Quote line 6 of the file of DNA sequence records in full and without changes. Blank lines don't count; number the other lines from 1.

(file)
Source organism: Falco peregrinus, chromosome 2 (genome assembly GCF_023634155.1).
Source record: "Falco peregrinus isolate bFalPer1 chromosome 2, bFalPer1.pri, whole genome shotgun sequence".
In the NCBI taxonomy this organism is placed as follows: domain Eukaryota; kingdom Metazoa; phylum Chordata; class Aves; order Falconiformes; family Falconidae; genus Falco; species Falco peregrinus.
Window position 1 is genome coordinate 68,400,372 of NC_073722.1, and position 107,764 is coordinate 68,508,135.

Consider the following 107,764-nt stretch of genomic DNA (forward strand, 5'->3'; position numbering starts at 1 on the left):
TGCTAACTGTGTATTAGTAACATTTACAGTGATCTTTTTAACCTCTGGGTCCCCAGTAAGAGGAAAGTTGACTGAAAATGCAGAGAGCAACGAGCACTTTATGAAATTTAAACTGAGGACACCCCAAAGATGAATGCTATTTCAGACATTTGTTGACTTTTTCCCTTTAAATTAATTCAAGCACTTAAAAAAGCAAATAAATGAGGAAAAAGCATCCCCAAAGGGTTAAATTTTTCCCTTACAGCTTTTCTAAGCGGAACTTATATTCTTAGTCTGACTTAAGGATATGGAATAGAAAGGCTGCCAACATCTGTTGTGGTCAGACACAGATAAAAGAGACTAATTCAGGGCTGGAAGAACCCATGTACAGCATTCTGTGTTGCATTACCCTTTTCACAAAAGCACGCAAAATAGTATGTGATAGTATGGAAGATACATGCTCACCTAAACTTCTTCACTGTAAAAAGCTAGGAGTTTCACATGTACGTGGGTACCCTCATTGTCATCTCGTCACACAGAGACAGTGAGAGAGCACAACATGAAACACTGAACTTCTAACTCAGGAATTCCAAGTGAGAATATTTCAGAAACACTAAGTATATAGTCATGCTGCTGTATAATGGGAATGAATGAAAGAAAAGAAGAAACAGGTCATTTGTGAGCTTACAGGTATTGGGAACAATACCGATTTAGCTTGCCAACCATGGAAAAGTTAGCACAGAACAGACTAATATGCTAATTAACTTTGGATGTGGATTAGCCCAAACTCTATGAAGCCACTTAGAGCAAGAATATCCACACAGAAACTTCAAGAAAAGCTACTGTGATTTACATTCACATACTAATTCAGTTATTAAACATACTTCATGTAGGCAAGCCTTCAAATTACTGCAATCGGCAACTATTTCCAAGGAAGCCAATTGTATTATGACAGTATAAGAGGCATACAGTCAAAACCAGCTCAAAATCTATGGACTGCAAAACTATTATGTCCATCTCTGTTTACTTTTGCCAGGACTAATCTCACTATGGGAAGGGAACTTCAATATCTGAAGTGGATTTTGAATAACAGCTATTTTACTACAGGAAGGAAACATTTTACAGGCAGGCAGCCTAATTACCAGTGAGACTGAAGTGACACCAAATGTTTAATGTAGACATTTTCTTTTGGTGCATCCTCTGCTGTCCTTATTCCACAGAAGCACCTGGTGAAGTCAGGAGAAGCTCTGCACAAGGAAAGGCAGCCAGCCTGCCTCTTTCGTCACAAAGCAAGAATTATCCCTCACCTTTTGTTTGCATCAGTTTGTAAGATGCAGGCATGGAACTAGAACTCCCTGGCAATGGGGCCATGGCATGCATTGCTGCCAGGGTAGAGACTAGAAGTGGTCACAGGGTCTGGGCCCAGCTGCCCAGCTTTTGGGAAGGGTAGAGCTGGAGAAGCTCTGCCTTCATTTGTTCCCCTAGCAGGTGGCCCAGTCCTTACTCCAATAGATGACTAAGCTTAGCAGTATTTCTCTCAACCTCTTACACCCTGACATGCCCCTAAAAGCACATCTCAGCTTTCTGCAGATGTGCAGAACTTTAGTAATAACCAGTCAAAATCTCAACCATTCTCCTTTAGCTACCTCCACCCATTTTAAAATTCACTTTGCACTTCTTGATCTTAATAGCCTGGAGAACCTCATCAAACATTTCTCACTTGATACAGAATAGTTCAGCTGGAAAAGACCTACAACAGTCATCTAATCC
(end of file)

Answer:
TGCTAACTGTGTATTAGTAACATTTACAGTGATCTTTTTAACCTCTGGGTCCCCAGTAAGAGGAAAGTTGACTGAAAATGCAGAGAGCAACGAGCACTTTATGAAATTTAAACTGAGGACACCCCAAAGATGAATGCTATTTCAGACATTTGTTGACTTTTTCCCTTTAAATTAATTCAAGCACTTAAAAAAGCAAATAAATGAGGAAAAAGCATCCCCAAAGGGTTAAATTTTTCCCTTACAGCTTTTCTAAGCGGAACTTATATTCTTAGTCTGACTTAAGGATATGGAATAGAAAGGCTGCCAACATCTGTTGTGGTCAGACACAGATAAAAGAGACTAATTCAGGGCTGGAAGAACCCATGTACAGCATTCTGTGTTGCATTACCCTTTTCACAAAAGCACGCAAAATAGTATGTGATAGTATGGAAGATACATGCTCACCTAAACTTCTTCACTGTAAAAAGCTAGGAGTTTCACATGTACGTGGGTACCCTCATTGTCATCTCGTCACACAGAGACAGTGAGAGAGCACAACATGAAACACTGAACTTCTAACTCAGGAATTCCAAGTGAGAATATTTCAGAAACACTAAGTATATAGTCATGCTGCTGTATAATGGGAATGAATGAAAGAAAAGAAGAAACAGGTCATTTGTGAGCTTACAGGTATTGGGAACAATACCGATTTAGCTTGCCAACCATGGAAAAGTTAGCACAGAACAGACTAATATGCTAATTAACTTTGGATGTGGATTAGCCCAAACTCTATGAAGCCACTTAGAGCAAGAATATCCACACAGAAACTTCAAGAAAAGCTACTGTGATTTACATTCACATACTAATTCAGTTATTAAACATACTTCATGTAGGCAAGCCTTCAAATTACTGCAATCGGCAACTATTTCCAAGGAAGCCAATTGTATTATGACAGTATAAGAGGCATACAGTCAAAACCAGCTCAAAATCTATGGACTGCAAAACTATTATGTCCATCTCTGTTTACTTTTGCCAGGACTAATCTCACTATGGGAAGGGAACTTCAATATCTGAAGTGGATTTTGAATAACAGCTATTTTACTACAGGAAGGAAACATTTTACAGGCAGGCAGCCTAATTACCAGTGAGACTGAAGTGACACCAAATGTTTAATGTAGACATTTTCTTTTGGTGCATCCTCTGCTGTCCTTATTCCACAGAAGCACCTGGTGAAGTCAGGAGAAGCTCTGCACAAGGAAAGGCAGCCAGCCTGCCTCTTTCGTCACAAAGCAAGAATTATCCCTCACCTTTTGTTTGCATCAGTTTGTAAGATGCAGGCATGGAACTAGAACTCCCTGGCAATGGGGCCATGGCATGCATTGCTGCCAGGGTAGAGACTAGAAGTGGTCACAGGGTCTGGGCCCAGCTGCCCAGCTTTTGGGAAGGGTAGAGCTGGAGAAGCTCTGCCTTCATTTGTTCCCCTAGCAGGTGGCCCAGTCCTTACTCCAATAGATGACTAAGCTTAGCAGTATTTCTCTCAACCTCTTACACCCTGACATGCCCCTAAAAGCACATCTCAGCTTTCTGCAGATGTGCAGAACTTTAGTAATAACCAGTCAAAATCTCAACCATTCTCCTTTAGCTACCTCCACCCATTTTAAAATTCACTTTGCACTTCTTGATCTTAATAGCCTGGAGAACCTCATCAAACATTTCTCACTTGATACAGAATAGTTCAGCTGGAAAAGACCTACAACAGTCATCTAATCC